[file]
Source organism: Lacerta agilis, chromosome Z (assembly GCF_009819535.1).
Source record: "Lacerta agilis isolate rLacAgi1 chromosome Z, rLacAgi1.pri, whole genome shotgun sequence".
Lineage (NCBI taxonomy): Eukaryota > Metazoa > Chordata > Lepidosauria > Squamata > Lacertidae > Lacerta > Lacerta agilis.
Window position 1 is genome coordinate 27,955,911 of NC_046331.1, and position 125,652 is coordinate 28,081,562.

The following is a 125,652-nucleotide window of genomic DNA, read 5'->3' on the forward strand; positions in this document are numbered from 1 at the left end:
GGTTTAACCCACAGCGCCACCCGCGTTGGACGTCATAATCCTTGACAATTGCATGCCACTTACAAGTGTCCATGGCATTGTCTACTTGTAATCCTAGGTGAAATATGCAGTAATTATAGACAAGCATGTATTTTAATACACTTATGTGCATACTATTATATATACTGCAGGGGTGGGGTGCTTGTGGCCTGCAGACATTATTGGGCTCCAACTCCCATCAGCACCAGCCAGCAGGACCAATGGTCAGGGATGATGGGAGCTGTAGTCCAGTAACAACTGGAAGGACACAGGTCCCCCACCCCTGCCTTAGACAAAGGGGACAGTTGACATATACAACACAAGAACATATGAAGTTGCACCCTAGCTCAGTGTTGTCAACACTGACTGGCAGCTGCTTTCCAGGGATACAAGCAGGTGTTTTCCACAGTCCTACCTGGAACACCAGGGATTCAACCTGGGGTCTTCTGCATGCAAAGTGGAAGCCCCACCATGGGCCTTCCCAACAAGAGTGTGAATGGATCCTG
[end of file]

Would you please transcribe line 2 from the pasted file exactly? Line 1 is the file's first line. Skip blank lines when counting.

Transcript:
Source record: "Lacerta agilis isolate rLacAgi1 chromosome Z, rLacAgi1.pri, whole genome shotgun sequence".